- Schaefer, Samantha (September 5, 2013). "Angels Flight car comes off track, stranding Australian tourist". Los Angeles Times. Retrieved 2013-09-06.
- "Railroad Accident Brief - Angels Flight Railway Derailment" (PDF). National Transportation Safety Board. June 23, 2014. Accident No. DCA13FR011.
- Harrison, Scott (January 7, 2011). "Angels Flight's first opening". Los Angeles Times.
- "Mayor Snyder's Ascent of the "Angels' Flight"". Los Angeles Times. January 1, 1902. p. 12. (subscription required (. )) Alternate Link via ProQuest.
- "Up Again, Down Again: It Will Take Two Minutes, Perhaps Three, for the Round Trip on the Angels' Flight". Los Angeles Times. November 21, 1901. p. 11. (subscription required (. )) Alternate Link via ProQuest.
- "Angels' Flight Publicly Opened: Novel Enterprise Is Visited by City Officials Mayor Snyder Makes a Speech Congratulating Colonel Eddy Upon His Scheme to Afford Transportation for Residents of the Hill Section". Los Angeles Herald. 29 (92). 1 January 1902. p. 9 – via California Digital Newspaper Collection.
- Wheelock, Walt (1961). Angels Flight: A California Heritage. Glendale, CA: La Siesta Press. p. 16.
- "Uncontrolled Movement, Collision, and Passenger Fatality on the Angels Flight Railway in Los Angeles, California - February 1, 2001" (PDF). National Transportation Safety Board. Archived from the original (pdf) on October 22, 2011. Retrieved January 22, 2007.
- Wheelock, Walt (1961). Angels Flight: A California Heritage. Glendale, CA: La Siesta Press. p. 20.
- "Angels Flight to Make Final Run May 18". Los Angeles Times. May 8, 1969. p. D2. (subscription required (. )) Alternate Link via ProQuest.
- Hebert, Ray (May 12, 1969). "Angels Flight Now Running Out Its Last Few Journeys: Angels Flight Making Last Runs This Week". Los Angeles Times. p. OC_A1. (subscription required (. )) Alternate Link via ProQuest.
- "Angels Flight--End of an Era". Los Angeles Times. May 13, 1969. p. A8. (subscription required (. )) Alternate Link via ProQuest.
- Gordon, Larry (February 25, 1996). "Maiden Voyage: Historic Angels Flight Railway Reopens to Public With Plenty of Revelry and a Wisp of Nostalgia". Los Angeles Times.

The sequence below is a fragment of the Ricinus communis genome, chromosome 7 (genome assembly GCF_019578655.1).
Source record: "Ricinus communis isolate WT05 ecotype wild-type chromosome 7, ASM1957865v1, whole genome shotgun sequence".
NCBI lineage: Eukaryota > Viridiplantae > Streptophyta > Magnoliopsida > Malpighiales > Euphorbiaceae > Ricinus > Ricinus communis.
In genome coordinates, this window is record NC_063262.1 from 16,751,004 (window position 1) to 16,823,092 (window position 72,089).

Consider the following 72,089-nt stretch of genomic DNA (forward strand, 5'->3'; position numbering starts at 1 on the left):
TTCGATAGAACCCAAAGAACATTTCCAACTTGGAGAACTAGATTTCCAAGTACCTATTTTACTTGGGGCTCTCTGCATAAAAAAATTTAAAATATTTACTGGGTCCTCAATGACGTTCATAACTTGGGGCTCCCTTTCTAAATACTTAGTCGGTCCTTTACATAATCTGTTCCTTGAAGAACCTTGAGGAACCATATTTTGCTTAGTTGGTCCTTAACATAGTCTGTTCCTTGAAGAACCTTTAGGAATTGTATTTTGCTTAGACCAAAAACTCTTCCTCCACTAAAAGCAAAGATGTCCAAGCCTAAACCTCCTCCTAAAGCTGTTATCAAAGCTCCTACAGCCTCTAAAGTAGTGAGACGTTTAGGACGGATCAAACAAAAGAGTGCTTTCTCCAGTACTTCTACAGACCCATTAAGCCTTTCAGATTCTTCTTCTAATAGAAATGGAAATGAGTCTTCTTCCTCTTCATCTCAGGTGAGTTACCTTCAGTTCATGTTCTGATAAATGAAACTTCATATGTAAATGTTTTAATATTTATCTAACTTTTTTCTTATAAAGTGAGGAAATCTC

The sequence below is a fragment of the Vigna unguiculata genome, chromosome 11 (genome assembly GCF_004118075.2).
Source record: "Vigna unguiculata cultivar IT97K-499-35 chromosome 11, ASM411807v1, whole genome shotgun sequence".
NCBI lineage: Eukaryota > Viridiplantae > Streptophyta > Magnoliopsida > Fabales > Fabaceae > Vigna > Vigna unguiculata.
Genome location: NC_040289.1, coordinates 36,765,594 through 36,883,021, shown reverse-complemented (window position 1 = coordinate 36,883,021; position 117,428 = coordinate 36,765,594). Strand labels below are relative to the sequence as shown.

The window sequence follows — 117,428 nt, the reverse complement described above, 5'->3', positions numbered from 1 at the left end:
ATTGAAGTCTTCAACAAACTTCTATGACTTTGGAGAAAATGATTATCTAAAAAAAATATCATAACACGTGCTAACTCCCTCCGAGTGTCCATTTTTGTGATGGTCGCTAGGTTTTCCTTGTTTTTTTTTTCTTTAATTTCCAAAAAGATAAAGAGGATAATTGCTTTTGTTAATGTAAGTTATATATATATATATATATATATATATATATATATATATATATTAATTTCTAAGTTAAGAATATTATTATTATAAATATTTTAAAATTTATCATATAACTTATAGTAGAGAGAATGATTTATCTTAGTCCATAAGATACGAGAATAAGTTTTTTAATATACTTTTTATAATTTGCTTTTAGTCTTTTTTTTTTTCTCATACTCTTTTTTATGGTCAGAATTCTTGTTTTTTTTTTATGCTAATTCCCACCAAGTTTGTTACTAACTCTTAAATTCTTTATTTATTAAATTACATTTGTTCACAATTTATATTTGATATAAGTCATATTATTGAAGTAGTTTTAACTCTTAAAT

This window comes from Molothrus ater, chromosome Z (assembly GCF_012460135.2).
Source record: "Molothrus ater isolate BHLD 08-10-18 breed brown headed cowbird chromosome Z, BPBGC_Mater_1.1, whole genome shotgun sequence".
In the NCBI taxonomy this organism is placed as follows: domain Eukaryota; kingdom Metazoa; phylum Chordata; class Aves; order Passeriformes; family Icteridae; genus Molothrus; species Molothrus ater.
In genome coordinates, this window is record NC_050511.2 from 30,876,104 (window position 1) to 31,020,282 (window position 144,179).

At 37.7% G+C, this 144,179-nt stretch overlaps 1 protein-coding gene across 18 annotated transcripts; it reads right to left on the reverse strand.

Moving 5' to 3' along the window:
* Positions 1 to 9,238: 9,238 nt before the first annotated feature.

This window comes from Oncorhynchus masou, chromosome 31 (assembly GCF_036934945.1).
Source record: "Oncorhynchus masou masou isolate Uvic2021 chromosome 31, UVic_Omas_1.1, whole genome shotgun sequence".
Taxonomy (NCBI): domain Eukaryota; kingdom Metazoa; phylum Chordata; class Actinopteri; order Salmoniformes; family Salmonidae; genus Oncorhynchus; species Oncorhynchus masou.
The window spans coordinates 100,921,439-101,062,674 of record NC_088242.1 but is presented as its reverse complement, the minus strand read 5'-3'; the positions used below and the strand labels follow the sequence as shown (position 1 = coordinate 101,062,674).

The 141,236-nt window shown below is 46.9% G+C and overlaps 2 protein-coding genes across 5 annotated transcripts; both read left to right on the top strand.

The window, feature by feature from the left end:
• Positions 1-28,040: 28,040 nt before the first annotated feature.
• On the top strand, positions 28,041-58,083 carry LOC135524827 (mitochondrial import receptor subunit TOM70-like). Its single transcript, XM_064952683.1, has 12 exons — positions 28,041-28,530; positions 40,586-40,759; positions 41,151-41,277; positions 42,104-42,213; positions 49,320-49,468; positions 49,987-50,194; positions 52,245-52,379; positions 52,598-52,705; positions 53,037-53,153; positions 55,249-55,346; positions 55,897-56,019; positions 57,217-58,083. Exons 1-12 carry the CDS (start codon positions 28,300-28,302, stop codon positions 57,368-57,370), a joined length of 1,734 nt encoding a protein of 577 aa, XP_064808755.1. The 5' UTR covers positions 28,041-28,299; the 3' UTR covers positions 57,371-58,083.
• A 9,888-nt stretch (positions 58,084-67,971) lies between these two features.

- "Angels Flight Accident". Consultants' Bureau. Kashar Technical Services. May 3, 2007. Retrieved December 26, 2008.
- Alossi, Rich (January 16, 2009). "history in motion: angels flight takes off!". angelinic. Archived from the original on January 22, 2009. Retrieved January 17, 2009.
- "Angels Flight". Glass Steel and Stone. Archived from the original on January 15, 2010. Retrieved November 14, 2008.
- http://la.curbed.com/tags/angels-flight[dead link]
- DiMassa, Cara Mia (March 10, 2010). "Nine years after fatal accident, Angels Flight rail line receives safety certificate". Los Angeles Times. Archived from the original on April 15, 2010. Retrieved March 14, 2010.
- DiMassa, Cara Mia (March 11, 2010). "Angels Flight railway gets PUC safety OK". Los Angeles Times. Archived from the original on April 15, 2010. Retrieved March 14, 2010.
- "Historic Angels Flight Railway Reopens" (PDF) (Press release). Angels Flight Railway Foundation. March 15, 2010. Archived from the original (PDF) on March 4, 2012. Retrieved June 21, 2012.
- Cart, Julie (March 14, 2010). "Angels Flight to reopen Monday". Los Angeles Times. Retrieved March 14, 2010.
- "Angels Flight Hits Nearly 60,000 Riders". Los Angeles Downtown News. April 16, 2010. Retrieved April 27, 2010.
- Knoll, Corina (June 11, 2011). "Angels Flight, halted, awaits new wheels". Los Angeles Times. Retrieved June 11, 2011.
- Barboza, Tony (July 5, 2011). "Angels Flight railway reopens after safety shutdown". Los Angeles Times. Retrieved July 5, 2011.
- Schaefer, Samantha; Mather, Kate & Gold, Scott (October 11, 2013). "Angels Flight has had a long, bumpy track record". Los Angeles Times. Retrieved 2014-07-31.
- "Angels Flight". Angels Flight Railway Foundation (copy of original video). Retrieved 2017-01-08.
- Murphy, Mekado (2016-11-04). "L.A. Transcendental: How 'La La Land' Chases the Sublime". New York Times. Retrieved 2017-01-07.
- Reich, K., "Family to Sue City, Firms Over Angels Flight Death", Los Angeles Times, Mar. 16, 2001.
- Dawson, Jim (2008). Los Angeles's Angeles Flight. Mt. Pleasant, SC: Arcadia Publishing. p. 125. ISBN 978-0738558127.